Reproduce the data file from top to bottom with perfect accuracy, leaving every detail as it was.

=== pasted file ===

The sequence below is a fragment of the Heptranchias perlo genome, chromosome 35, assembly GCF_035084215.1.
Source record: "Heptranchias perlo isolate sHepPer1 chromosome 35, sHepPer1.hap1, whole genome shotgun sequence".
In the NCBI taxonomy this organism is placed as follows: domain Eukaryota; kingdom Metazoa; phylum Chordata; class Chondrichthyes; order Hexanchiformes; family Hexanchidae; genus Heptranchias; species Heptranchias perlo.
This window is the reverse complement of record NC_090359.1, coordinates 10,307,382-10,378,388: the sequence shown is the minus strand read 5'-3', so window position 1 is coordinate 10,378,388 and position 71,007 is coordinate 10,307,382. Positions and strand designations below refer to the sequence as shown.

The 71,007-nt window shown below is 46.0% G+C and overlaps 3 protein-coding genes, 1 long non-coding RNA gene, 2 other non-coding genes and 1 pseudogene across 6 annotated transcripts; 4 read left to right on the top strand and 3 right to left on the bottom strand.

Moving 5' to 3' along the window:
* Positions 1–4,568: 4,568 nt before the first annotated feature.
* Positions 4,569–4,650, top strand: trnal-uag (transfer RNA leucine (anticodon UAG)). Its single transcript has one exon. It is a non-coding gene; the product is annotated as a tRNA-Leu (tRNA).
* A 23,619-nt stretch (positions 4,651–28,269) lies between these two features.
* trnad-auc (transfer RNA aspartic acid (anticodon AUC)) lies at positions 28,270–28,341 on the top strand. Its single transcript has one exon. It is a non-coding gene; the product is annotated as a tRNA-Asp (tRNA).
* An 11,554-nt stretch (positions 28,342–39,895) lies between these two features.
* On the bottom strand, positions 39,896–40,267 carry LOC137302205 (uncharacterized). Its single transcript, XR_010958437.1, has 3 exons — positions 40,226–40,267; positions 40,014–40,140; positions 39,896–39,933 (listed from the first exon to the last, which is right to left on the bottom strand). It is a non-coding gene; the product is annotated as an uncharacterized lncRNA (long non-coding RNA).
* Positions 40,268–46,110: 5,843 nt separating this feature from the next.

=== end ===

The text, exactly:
The sequence below is a fragment of the Heptranchias perlo genome, chromosome 35, assembly GCF_035084215.1.
Source record: "Heptranchias perlo isolate sHepPer1 chromosome 35, sHepPer1.hap1, whole genome shotgun sequence".
In the NCBI taxonomy this organism is placed as follows: domain Eukaryota; kingdom Metazoa; phylum Chordata; class Chondrichthyes; order Hexanchiformes; family Hexanchidae; genus Heptranchias; species Heptranchias perlo.
This window is the reverse complement of record NC_090359.1, coordinates 10,307,382-10,378,388: the sequence shown is the minus strand read 5'-3', so window position 1 is coordinate 10,378,388 and position 71,007 is coordinate 10,307,382. Positions and strand designations below refer to the sequence as shown.

The 71,007-nt window shown below is 46.0% G+C and overlaps 3 protein-coding genes, 1 long non-coding RNA gene, 2 other non-coding genes and 1 pseudogene across 6 annotated transcripts; 4 read left to right on the top strand and 3 right to left on the bottom strand.

Moving 5' to 3' along the window:
* Positions 1–4,568: 4,568 nt before the first annotated feature.
* Positions 4,569–4,650, top strand: trnal-uag (transfer RNA leucine (anticodon UAG)). Its single transcript has one exon. It is a non-coding gene; the product is annotated as a tRNA-Leu (tRNA).
* A 23,619-nt stretch (positions 4,651–28,269) lies between these two features.
* trnad-auc (transfer RNA aspartic acid (anticodon AUC)) lies at positions 28,270–28,341 on the top strand. Its single transcript has one exon. It is a non-coding gene; the product is annotated as a tRNA-Asp (tRNA).
* An 11,554-nt stretch (positions 28,342–39,895) lies between these two features.
* On the bottom strand, positions 39,896–40,267 carry LOC137302205 (uncharacterized). Its single transcript, XR_010958437.1, has 3 exons — positions 40,226–40,267; positions 40,014–40,140; positions 39,896–39,933 (listed from the first exon to the last, which is right to left on the bottom strand). It is a non-coding gene; the product is annotated as an uncharacterized lncRNA (long non-coding RNA).
* Positions 40,268–46,110: 5,843 nt separating this feature from the next.